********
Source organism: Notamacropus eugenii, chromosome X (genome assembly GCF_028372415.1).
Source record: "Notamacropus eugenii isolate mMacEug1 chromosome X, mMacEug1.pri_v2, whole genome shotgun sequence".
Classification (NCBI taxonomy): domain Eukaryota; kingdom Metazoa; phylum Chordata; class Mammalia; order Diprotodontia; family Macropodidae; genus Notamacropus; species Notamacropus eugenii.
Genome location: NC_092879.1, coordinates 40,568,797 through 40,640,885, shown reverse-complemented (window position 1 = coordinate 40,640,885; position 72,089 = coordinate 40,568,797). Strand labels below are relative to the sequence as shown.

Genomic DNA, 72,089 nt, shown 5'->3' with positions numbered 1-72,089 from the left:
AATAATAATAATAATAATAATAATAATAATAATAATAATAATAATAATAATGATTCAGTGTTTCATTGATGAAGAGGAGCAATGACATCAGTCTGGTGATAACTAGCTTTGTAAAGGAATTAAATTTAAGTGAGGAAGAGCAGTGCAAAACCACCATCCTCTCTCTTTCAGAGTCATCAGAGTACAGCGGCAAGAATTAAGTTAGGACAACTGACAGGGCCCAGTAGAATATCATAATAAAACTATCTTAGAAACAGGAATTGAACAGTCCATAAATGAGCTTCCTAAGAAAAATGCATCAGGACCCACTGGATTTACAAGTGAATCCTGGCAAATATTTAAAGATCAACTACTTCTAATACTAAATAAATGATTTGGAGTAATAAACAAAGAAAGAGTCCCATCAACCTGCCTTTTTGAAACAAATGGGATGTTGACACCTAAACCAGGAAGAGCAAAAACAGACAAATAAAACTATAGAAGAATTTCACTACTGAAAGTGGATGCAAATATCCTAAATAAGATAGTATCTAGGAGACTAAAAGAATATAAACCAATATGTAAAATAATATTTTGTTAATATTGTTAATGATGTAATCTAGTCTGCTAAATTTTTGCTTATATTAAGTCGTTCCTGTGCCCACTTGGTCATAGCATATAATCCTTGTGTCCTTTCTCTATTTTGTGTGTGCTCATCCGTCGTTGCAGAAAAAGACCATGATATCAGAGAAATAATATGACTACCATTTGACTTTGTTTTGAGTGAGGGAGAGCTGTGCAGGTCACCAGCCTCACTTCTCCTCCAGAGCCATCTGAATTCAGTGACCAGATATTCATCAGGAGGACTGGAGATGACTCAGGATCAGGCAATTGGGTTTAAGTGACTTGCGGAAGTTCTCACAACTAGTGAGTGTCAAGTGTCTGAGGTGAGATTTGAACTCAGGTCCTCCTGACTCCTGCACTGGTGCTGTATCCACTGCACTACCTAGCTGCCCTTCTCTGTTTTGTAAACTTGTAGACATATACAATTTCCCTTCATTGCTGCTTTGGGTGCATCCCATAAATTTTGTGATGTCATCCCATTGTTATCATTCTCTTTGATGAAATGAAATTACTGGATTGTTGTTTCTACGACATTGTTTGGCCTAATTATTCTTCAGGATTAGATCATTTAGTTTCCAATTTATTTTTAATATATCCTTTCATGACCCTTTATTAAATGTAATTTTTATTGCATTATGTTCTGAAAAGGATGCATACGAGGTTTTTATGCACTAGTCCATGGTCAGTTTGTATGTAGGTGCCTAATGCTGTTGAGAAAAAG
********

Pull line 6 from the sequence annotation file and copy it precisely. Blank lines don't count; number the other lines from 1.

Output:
AATAATAATAATAATAATAATAATAATAATAATAATAATAATAATAATAATGATTCAGTGTTTCATTGATGAAGAGGAGCAATGACATCAGTCTGGTGATAACTAGCTTTGTAAAGGAATTAAATTTAAGTGAGGAAGAGCAGTGCAAAACCACCATCCTCTCTCTTTCAGAGTCATCAGAGTACAGCGGCAAGAATTAAGTTAGGACAACTGACAGGGCCCAGTAGAATATCATAATAAAACTATCTTAGAAACAGGAATTGAACAGTCCATAAATGAGCTTCCTAAGAAAAATGCATCAGGACCCACTGGATTTACAAGTGAATCCTGGCAAATATTTAAAGATCAACTACTTCTAATACTAAATAAATGATTTGGAGTAATAAACAAAGAAAGAGTCCCATCAACCTGCCTTTTTGAAACAAATGGGATGTTGACACCTAAACCAGGAAGAGCAAAAACAGACAAATAAAACTATAGAAGAATTTCACTACTGAAAGTGGATGCAAATATCCTAAATAAGATAGTATCTAGGAGACTAAAAGAATATAAACCAATATGTAAAATAATATTTTGTTAATATTGTTAATGATGTAATCTAGTCTGCTAAATTTTTGCTTATATTAAGTCGTTCCTGTGCCCACTTGGTCATAGCATATAATCCTTGTGTCCTTTCTCTATTTTGTGTGTGCTCATCCGTCGTTGCAGAAAAAGACCATGATATCAGAGAAATAATATGACTACCATTTGACTTTGTTTTGAGTGAGGGAGAGCTGTGCAGGTCACCAGCCTCACTTCTCCTCCAGAGCCATCTGAATTCAGTGACCAGATATTCATCAGGAGGACTGGAGATGACTCAGGATCAGGCAATTGGGTTTAAGTGACTTGCGGAAGTTCTCACAACTAGTGAGTGTCAAGTGTCTGAGGTGAGATTTGAACTCAGGTCCTCCTGACTCCTGCACTGGTGCTGTATCCACTGCACTACCTAGCTGCCCTTCTCTGTTTTGTAAACTTGTAGACATATACAATTTCCCTTCATTGCTGCTTTGGGTGCATCCCATAAATTTTGTGATGTCATCCCATTGTTATCATTCTCTTTGATGAAATGAAATTACTGGATTGTTGTTTCTACGACATTGTTTGGCCTAATTATTCTTCAGGATTAGATCATTTAGTTTCCAATTTATTTTTAATATATCCTTTCATGACCCTTTATTAAATGTAATTTTTATTGCATTATGTTCTGAAAAGGATGCATACGAGGTTTTTATGCACTAGTCCATGGTCAGTTTGTATGTAGGTGCCTAATGCTGTTGAGAAAAAG